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Судебные дела / Зарубежная практика  / Estate of Juanita C. Smith, Deceased, Dennis G. Smith, Personal Representative v. Commissioner., United States Tax Court - Memorandum Decision, T.C. Memo. 1993-236, Docket No. 7839-91., Filed May 26, 1993

Estate of Juanita C. Smith, Deceased, Dennis G. Smith, Personal Representative v. Commissioner., United States Tax Court - Memorandum Decision, T.C. Memo. 1993-236, Docket No. 7839-91., Filed May 26, 1993

25.06.2008  

Estate of Juanita C. Smith, Deceased, Dennis G. Smith, Personal Representative v. Commissioner.

United States Tax Court - Memorandum Decision

T.C. Memo. 1993-236

Docket No. 7839-91.

Filed May 26, 1993.

J. Jay Bullock, 353 East 300 South, Salt Lake City, Utah, for the petitioner. J.A. Lopata, for the respondent.

Memorandum Findings of Fact and Opinion

CLAPP, Judge. Respondent determined a deficiency of $96,930 in petitioner's Federal estate tax. After concessions by the parties, the issue for decision is the fair market value of various oil and gas mineral interest properties included in decedent's gross estate.

Unless otherwise indicated, all section references are to the Internal Revenue Code in effect on the date of decedent's death, and all Rule references are to the Tax Court Rules of Practice and Procedure.

Findings of Fact

We incorporate by reference the stipulation of facts and attached exhibits. Petitioner maintained its legal residence in Alpine, Utah, at the time of the filing of the petition.

Petitioner is the estate of Juanita C. Smith, deceased (decedent). When decedent died on December 19, 1986, she owned 281 oil and gas mineral interest properties located in the eastern Utah counties of Duschene, Uinta, and Wasatch. The interests consisted of overriding royalty-producing interests, and nonoperating, nonproducing interests. Overriding royalty-producing interests are valuable only if the lease produces oil, which in turn is dependent on an operator agreeing to drill and operate an individual well. Nonoperating, nonproducing interests are, by definition, just that. During the years prior to and during the year of decedent's death, decedent reported the following net income from these oil and gas properties on her Federal income tax returns:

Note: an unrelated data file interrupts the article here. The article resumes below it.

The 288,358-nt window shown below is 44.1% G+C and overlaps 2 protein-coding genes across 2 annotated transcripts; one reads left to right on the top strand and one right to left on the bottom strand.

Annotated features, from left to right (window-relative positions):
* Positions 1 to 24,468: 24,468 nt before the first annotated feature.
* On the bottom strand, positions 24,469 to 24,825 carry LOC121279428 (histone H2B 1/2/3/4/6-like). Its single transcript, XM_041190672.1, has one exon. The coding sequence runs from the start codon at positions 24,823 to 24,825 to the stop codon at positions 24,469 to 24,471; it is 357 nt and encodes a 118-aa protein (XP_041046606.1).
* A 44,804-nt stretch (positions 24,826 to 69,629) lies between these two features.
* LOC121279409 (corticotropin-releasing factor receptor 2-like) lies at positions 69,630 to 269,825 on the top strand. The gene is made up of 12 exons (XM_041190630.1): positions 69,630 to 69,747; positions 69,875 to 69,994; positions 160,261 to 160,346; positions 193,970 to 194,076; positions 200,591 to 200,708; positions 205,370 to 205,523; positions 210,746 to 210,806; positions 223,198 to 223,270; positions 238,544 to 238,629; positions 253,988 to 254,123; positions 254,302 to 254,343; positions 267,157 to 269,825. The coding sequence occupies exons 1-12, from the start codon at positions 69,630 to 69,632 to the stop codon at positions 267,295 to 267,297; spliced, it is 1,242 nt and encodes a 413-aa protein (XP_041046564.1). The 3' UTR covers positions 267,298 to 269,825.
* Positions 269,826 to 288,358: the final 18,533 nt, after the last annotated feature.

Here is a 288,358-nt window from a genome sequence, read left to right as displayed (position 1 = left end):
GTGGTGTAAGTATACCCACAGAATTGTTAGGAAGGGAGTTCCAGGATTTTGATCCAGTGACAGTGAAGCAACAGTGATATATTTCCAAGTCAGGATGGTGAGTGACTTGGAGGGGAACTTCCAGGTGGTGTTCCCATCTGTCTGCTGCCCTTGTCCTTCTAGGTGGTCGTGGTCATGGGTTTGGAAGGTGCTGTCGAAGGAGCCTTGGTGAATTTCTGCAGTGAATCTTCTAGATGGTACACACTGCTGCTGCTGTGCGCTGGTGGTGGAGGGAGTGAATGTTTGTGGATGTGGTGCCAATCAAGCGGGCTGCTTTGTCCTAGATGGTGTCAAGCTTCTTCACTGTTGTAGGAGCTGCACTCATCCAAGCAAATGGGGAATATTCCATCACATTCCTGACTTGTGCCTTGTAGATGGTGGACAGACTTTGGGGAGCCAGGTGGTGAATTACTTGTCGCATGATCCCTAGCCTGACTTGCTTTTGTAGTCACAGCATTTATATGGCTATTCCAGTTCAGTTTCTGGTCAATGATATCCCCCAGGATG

However, the parties subsequently determined and agreed at trial that only $50,250 of decedent's mineral interest property income was attributable to 1986.

Decedent's 281 mineral interest properties were located in eastern Utah, approximately 250 miles east of Salt Lake City, Utah, in a rural area known as the Uinta Basin. The 281 mineral interest properties were fragmented and fractional interests spread over 242 "sections". A section is 640 acres of land. Of the 242 sections, 60 sections contained a total of 77 producing mineral interest properties. The remaining 204 mineral interest properties were nonoperating, nonproducing interests.

In order to engage an operator to drill and operate a well, each producing mineral interest property had to be under a "division order". A division order is a procedure whereby the owners of mineral interest properties agree with the owners of adjacent mineral interest properties to share the royalty proceeds earned from the specified area of a producing section. The mineral interest property owners subscribe to the terms and conditions under which the operator would drill and pump oil. The royalty proceeds from the area specified in the division order are combined and then reallocated to the individual mineral interest property owners. Decedent's percentage interests in the various division orders were generally substantially less than 1 percent.

Each of decedent's 281 mineral interest properties required the maintenance of various title and other legal documents as well as information files. In addition, those mineral interest properties which were producing oil required substantial ongoing paperwork and oversight. They required, for example, providing sufficient title and other information to drillers and operators of the producing wells establishing proper title. Owners of producing interests also were required to negotiate drilling and operating leases and to oversee output to ensure that the proper royalty payments were being received. Decedent's 77 producing mineral interest properties were operated in 60 different sections by approximately 20 different operators who made monthly payments to decedent prior to her death.

The oil in eastern Utah is a paraffin-based oil with a high wax content. Crude oils with a high wax content and a relatively high "pour point" 1 necessitate additional procedures to be performed in order to pump and transport the oil successfully. Such procedures include pumping heated, low-wax-content crude oil into the well to heat the high-wax-content, paraffin-based crude oil enabling the oil to be freely pumped to the surface without wax buildup. Transportation then required heating the pipelines or using heated trucks, or mixing the high-wax-content, paraffin-based crude oil with enough low-wax-content crude oil to prevent wax buildup.